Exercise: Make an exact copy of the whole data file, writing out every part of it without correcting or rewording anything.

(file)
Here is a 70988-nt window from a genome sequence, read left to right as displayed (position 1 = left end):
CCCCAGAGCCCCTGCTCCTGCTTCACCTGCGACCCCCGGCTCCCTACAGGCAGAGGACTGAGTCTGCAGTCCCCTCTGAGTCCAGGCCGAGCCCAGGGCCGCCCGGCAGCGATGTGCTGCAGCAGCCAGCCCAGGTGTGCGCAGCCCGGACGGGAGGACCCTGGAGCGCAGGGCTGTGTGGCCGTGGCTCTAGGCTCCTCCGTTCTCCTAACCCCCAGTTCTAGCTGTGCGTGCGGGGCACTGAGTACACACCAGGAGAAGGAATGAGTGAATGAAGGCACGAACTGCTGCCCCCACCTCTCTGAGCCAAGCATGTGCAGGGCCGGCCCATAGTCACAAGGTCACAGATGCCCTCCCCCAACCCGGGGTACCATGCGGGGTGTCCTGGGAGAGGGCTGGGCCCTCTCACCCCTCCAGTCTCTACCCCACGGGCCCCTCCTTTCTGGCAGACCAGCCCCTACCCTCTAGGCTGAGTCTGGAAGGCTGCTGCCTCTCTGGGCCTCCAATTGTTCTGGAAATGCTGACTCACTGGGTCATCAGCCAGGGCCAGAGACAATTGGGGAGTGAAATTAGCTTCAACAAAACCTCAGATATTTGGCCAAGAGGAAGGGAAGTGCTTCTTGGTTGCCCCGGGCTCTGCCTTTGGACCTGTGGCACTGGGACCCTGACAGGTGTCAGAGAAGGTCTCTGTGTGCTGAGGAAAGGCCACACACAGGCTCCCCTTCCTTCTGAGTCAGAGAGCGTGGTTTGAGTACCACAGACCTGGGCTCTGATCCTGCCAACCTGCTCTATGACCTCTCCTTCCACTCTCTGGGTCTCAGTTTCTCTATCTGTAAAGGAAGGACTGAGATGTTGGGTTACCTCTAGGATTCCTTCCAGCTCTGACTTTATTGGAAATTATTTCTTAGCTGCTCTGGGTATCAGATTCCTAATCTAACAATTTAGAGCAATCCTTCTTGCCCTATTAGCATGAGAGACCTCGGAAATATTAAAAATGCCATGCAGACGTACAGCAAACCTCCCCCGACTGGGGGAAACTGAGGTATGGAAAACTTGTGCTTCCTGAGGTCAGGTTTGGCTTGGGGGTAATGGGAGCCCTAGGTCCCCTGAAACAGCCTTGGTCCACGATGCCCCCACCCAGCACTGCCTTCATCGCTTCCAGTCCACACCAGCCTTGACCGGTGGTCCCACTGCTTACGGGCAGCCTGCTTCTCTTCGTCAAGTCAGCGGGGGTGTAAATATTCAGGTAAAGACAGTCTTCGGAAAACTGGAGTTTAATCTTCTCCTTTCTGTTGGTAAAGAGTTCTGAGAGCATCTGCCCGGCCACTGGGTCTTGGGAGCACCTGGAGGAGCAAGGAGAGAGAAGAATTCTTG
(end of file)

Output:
Here is a 70988-nt window from a genome sequence, read left to right as displayed (position 1 = left end):
CCCCAGAGCCCCTGCTCCTGCTTCACCTGCGACCCCCGGCTCCCTACAGGCAGAGGACTGAGTCTGCAGTCCCCTCTGAGTCCAGGCCGAGCCCAGGGCCGCCCGGCAGCGATGTGCTGCAGCAGCCAGCCCAGGTGTGCGCAGCCCGGACGGGAGGACCCTGGAGCGCAGGGCTGTGTGGCCGTGGCTCTAGGCTCCTCCGTTCTCCTAACCCCCAGTTCTAGCTGTGCGTGCGGGGCACTGAGTACACACCAGGAGAAGGAATGAGTGAATGAAGGCACGAACTGCTGCCCCCACCTCTCTGAGCCAAGCATGTGCAGGGCCGGCCCATAGTCACAAGGTCACAGATGCCCTCCCCCAACCCGGGGTACCATGCGGGGTGTCCTGGGAGAGGGCTGGGCCCTCTCACCCCTCCAGTCTCTACCCCACGGGCCCCTCCTTTCTGGCAGACCAGCCCCTACCCTCTAGGCTGAGTCTGGAAGGCTGCTGCCTCTCTGGGCCTCCAATTGTTCTGGAAATGCTGACTCACTGGGTCATCAGCCAGGGCCAGAGACAATTGGGGAGTGAAATTAGCTTCAACAAAACCTCAGATATTTGGCCAAGAGGAAGGGAAGTGCTTCTTGGTTGCCCCGGGCTCTGCCTTTGGACCTGTGGCACTGGGACCCTGACAGGTGTCAGAGAAGGTCTCTGTGTGCTGAGGAAAGGCCACACACAGGCTCCCCTTCCTTCTGAGTCAGAGAGCGTGGTTTGAGTACCACAGACCTGGGCTCTGATCCTGCCAACCTGCTCTATGACCTCTCCTTCCACTCTCTGGGTCTCAGTTTCTCTATCTGTAAAGGAAGGACTGAGATGTTGGGTTACCTCTAGGATTCCTTCCAGCTCTGACTTTATTGGAAATTATTTCTTAGCTGCTCTGGGTATCAGATTCCTAATCTAACAATTTAGAGCAATCCTTCTTGCCCTATTAGCATGAGAGACCTCGGAAATATTAAAAATGCCATGCAGACGTACAGCAAACCTCCCCCGACTGGGGGAAACTGAGGTATGGAAAACTTGTGCTTCCTGAGGTCAGGTTTGGCTTGGGGGTAATGGGAGCCCTAGGTCCCCTGAAACAGCCTTGGTCCACGATGCCCCCACCCAGCACTGCCTTCATCGCTTCCAGTCCACACCAGCCTTGACCGGTGGTCCCACTGCTTACGGGCAGCCTGCTTCTCTTCGTCAAGTCAGCGGGGGTGTAAATATTCAGGTAAAGACAGTCTTCGGAAAACTGGAGTTTAATCTTCTCCTTTCTGTTGGTAAAGAGTTCTGAGAGCATCTGCCCGGCCACTGGGTCTTGGGAGCACCTGGAGGAGCAAGGAGAGAGAAGAATTCTTG